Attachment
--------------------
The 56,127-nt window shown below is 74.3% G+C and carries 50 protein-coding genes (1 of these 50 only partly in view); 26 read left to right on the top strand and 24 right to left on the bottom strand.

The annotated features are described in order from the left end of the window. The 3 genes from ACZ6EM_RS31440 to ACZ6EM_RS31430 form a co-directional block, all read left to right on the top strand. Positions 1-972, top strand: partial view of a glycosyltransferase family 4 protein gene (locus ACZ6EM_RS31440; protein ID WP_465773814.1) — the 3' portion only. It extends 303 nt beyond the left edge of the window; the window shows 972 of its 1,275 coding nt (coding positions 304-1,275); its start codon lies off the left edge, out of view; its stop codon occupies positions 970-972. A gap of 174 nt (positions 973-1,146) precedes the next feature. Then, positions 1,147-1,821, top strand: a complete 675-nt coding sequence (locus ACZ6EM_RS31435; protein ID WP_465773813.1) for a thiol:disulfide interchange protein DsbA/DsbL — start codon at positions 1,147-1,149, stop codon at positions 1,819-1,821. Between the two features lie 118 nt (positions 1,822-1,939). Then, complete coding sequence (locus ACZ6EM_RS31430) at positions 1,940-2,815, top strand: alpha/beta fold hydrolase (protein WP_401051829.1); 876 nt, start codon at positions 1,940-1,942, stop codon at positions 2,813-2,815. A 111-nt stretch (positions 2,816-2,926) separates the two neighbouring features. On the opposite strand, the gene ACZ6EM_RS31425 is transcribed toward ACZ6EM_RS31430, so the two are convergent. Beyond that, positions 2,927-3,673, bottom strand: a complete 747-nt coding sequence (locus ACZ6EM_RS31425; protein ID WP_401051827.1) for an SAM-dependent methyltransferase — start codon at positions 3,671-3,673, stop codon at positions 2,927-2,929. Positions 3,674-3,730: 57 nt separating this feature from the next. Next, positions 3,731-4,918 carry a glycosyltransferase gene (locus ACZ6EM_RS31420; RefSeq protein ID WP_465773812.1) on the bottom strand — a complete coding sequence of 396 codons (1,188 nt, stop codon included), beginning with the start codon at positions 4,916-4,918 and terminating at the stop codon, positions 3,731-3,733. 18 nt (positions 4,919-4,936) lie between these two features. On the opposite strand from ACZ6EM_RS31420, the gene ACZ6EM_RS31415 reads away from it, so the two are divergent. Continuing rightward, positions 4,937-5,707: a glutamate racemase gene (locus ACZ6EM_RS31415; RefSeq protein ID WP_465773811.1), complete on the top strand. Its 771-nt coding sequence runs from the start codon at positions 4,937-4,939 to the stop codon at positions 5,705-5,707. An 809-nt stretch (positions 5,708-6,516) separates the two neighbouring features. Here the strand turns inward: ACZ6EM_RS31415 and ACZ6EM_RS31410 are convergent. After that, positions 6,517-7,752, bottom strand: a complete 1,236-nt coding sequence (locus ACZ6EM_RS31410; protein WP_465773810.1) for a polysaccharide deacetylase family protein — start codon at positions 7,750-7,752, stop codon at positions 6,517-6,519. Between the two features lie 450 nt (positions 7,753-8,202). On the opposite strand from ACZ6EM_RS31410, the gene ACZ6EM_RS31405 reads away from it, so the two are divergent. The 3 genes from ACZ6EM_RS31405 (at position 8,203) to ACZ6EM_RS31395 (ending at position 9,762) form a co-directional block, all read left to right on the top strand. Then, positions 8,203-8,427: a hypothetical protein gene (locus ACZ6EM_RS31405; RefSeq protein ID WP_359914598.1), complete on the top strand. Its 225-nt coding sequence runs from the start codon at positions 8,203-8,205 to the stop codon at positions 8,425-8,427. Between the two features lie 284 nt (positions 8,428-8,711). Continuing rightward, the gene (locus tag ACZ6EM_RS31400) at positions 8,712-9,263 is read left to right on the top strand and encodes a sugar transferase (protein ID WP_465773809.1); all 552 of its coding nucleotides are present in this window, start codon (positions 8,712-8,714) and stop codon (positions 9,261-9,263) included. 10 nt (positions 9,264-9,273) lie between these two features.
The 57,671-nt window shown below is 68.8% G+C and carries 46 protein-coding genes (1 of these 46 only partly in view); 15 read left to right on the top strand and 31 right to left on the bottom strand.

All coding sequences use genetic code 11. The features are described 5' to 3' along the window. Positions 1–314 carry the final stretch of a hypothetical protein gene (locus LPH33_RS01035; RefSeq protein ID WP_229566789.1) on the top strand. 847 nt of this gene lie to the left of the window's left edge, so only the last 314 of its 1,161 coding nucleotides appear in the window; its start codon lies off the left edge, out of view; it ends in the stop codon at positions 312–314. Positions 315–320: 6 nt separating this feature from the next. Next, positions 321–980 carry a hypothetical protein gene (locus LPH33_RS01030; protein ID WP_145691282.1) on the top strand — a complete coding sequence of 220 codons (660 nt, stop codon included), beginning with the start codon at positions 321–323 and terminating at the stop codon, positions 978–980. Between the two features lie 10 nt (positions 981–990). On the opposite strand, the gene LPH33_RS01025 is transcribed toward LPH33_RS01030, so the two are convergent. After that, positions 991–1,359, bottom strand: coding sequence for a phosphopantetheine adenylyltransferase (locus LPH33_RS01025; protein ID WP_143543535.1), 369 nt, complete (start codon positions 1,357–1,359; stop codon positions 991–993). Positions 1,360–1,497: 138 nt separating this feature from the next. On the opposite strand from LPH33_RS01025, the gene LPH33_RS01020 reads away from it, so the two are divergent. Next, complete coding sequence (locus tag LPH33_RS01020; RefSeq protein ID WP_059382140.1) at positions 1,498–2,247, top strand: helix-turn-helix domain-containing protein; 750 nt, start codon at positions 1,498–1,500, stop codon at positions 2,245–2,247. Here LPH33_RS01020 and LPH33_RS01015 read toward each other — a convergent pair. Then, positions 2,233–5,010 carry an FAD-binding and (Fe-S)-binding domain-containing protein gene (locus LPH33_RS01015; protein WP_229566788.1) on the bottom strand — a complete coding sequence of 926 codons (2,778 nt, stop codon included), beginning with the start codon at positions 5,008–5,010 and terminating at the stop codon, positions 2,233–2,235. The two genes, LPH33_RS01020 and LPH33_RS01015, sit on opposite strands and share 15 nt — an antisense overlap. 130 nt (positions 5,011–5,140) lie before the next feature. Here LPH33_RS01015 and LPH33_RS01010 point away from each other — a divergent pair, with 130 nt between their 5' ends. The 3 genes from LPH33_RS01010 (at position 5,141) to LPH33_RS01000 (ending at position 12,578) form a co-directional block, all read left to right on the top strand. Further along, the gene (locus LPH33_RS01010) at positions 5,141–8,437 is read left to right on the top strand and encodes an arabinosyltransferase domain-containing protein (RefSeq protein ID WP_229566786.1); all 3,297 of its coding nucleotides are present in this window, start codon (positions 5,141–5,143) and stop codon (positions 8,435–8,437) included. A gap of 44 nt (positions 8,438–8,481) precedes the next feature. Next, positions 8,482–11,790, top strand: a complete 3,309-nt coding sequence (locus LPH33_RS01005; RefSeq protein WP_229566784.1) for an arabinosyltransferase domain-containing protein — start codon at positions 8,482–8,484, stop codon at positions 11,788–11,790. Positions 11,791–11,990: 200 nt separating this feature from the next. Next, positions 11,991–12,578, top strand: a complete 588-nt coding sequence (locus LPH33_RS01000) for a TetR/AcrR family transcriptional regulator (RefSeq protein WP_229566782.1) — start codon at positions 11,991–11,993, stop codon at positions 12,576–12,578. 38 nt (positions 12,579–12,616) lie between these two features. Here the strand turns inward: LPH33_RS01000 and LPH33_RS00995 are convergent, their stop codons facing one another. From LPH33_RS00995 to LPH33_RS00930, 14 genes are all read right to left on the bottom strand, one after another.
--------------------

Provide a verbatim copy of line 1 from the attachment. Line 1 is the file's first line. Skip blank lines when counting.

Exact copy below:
The 56,127-nt window shown below is 74.3% G+C and carries 50 protein-coding genes (1 of these 50 only partly in view); 26 read left to right on the top strand and 24 right to left on the bottom strand.